Polypill Therapy, Subclinical Atherosclerosis, and Cardiovascular Events – Implications for the Use of Preventive Pharmacotherapy: Multi-Ethnic Study of Atherosclerosis (MESA)
Can the coronary artery calcium score (CAC) be used to define the target population to treat with a polypill?
Participants from MESA (the Multi-Ethnic Study of Atherosclerosis) were stratified using the criteria of four polypill studies (TIPS, Poly-Iran, Wald’s, and the PILL collaboration). The authors compared coronary heart disease (CHD) and cardiovascular disease (CVD) event rates, and calculated 5-year number needed to treat (NNT) after stratification based on the CAC score.
Among MESA participants eligible for the TIPS, Poly-Iran, Wald’s, and PILL collaboration, a CAC = 0 was observed in 58.6%, 54.5%, 38.9% and 40.8%, respectively. While the rate of CHD events among those with CAC = 0 varied from 1.2-1.9 events per 1,000 patient-years, those with CAC 1-100 had event rates ranging from 4.1-5.5, and in those with CAC >100, the event rate ranged from 11.7-13.3. The estimated 5-year NNT to prevent one CVD event ranged from 84-134 for patients with CAC = 0, 40-55 for those with CAC 1-100, and 19-21 for those with CAC >100.
Among individuals eligible for treatment with the polypill, the majority of events occurred in those with CAC >100. The group with CAC = 0 had a very low event rate and a high projected NNT. The avoidance of treatment in individuals with CAC = 0 could allow for significant reductions in the population considered for treatment.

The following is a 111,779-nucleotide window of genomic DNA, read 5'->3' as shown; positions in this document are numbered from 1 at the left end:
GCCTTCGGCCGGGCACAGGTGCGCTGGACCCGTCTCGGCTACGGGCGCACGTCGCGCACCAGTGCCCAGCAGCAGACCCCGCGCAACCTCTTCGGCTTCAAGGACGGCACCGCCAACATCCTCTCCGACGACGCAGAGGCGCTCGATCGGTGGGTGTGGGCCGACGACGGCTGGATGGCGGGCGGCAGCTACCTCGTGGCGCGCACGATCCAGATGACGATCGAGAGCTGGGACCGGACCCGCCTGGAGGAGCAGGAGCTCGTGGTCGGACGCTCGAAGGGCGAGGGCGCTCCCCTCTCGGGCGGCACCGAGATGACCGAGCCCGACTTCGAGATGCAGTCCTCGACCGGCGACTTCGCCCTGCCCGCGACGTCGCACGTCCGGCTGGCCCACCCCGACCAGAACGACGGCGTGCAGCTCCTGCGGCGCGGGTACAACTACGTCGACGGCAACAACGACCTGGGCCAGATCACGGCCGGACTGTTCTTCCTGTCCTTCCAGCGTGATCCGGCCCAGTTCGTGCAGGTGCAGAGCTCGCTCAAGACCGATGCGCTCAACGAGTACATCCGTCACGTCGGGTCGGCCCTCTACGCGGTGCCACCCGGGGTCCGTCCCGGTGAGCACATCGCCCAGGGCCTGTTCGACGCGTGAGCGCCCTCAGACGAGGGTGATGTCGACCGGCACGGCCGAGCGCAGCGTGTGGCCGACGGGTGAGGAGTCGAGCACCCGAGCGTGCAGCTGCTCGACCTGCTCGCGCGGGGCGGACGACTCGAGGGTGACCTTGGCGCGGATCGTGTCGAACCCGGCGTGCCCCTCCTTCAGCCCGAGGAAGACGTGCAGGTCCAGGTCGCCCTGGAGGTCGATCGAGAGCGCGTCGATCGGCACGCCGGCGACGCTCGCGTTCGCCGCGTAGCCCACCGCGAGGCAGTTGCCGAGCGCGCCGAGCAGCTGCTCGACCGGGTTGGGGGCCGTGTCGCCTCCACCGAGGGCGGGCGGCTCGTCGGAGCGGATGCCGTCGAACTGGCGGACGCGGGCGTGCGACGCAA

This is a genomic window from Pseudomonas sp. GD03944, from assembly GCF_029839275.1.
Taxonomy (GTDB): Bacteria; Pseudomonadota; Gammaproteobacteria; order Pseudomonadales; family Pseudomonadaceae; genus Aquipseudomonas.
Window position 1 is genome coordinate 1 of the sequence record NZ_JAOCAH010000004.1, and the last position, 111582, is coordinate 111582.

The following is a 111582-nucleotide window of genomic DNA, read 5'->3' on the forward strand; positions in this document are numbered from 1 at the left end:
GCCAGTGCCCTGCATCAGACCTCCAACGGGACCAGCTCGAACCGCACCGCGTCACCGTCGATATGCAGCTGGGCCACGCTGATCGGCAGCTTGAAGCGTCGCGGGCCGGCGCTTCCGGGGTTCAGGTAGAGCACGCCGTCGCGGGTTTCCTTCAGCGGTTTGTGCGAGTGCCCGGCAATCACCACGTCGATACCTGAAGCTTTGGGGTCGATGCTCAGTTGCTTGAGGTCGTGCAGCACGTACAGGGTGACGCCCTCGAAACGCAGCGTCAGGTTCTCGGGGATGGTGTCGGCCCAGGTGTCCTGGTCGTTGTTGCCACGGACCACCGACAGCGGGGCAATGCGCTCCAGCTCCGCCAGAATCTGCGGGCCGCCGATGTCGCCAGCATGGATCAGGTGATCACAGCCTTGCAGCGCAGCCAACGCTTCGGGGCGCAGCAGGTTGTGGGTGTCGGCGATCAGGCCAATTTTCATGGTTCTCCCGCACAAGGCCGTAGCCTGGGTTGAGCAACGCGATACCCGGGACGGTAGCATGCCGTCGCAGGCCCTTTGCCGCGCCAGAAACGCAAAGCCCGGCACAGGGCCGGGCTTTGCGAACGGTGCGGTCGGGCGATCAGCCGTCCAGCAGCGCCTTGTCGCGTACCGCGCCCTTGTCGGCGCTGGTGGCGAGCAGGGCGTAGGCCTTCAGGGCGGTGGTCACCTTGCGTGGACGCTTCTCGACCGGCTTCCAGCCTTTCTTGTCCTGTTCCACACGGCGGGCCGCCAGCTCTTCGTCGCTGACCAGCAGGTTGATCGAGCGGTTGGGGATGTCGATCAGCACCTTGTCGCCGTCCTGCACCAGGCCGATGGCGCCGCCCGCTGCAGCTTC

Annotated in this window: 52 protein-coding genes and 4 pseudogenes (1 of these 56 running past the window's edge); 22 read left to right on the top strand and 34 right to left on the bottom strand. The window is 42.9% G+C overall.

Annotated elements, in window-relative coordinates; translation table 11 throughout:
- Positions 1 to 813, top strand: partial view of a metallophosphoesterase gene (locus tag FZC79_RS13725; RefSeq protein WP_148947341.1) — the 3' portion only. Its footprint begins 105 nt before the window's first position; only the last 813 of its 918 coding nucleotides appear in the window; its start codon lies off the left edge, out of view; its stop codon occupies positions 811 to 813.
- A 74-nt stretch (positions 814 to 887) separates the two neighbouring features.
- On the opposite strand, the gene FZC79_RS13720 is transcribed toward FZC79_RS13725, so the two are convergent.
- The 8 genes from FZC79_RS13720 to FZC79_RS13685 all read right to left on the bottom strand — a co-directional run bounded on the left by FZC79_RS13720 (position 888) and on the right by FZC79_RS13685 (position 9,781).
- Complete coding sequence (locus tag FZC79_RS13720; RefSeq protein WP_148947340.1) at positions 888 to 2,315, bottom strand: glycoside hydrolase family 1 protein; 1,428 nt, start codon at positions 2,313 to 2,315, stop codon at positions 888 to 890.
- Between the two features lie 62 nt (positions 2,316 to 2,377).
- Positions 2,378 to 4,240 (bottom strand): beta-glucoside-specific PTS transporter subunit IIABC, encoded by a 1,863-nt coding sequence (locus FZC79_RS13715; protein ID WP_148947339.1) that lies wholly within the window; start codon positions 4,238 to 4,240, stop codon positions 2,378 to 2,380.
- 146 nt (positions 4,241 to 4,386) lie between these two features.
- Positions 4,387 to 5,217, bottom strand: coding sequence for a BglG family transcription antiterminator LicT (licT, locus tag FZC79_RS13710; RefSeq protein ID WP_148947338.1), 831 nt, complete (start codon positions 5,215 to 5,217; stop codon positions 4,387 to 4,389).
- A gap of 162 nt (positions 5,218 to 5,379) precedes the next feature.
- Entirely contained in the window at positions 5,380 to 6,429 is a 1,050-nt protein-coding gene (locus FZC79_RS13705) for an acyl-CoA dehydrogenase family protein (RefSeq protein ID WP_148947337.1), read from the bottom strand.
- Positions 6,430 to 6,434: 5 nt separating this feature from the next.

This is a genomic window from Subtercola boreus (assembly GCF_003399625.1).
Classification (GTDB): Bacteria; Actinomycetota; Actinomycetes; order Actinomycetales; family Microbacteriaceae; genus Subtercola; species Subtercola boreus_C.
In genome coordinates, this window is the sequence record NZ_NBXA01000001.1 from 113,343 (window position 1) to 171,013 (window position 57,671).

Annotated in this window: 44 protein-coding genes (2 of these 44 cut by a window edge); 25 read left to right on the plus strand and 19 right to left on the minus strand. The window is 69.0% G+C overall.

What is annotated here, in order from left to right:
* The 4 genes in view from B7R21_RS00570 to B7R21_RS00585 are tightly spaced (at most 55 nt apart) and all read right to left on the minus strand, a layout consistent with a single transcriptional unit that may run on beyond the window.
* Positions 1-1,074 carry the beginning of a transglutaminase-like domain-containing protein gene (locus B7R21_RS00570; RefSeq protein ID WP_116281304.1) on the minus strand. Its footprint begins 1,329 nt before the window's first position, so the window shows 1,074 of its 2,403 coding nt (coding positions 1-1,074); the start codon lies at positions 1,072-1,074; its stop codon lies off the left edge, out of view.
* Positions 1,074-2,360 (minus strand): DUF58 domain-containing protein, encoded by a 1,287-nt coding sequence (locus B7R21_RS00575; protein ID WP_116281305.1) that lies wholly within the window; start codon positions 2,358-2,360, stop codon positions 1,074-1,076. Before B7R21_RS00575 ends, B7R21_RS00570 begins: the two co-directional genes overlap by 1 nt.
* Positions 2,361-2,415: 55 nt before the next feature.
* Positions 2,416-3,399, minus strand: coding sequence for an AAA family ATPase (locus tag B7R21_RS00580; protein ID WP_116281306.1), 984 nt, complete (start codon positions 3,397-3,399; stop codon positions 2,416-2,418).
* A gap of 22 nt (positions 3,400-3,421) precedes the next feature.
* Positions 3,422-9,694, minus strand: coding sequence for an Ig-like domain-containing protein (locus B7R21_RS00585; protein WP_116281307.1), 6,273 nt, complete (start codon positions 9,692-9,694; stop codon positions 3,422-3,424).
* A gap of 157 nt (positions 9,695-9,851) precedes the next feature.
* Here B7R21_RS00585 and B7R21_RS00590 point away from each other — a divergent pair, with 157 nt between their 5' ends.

The CAC score is very appealing compared to risk factor estimated event rates because it provides direct evidence for preclinical atherosclerosis and has been validated to define high risk. However, considering the objective is to extend life free of CV events, there are not adequate data to support withholding a theoretical polypill in persons at low or intermediate risk with a low or zero CAC score.
Keywords: Metabolic Syndrome X, Iran, Ethnic Groups, Coronary Artery Disease, Dyslipidemias, Atherosclerosis, Calcinosis, Risk Factors, Coronary Vessels
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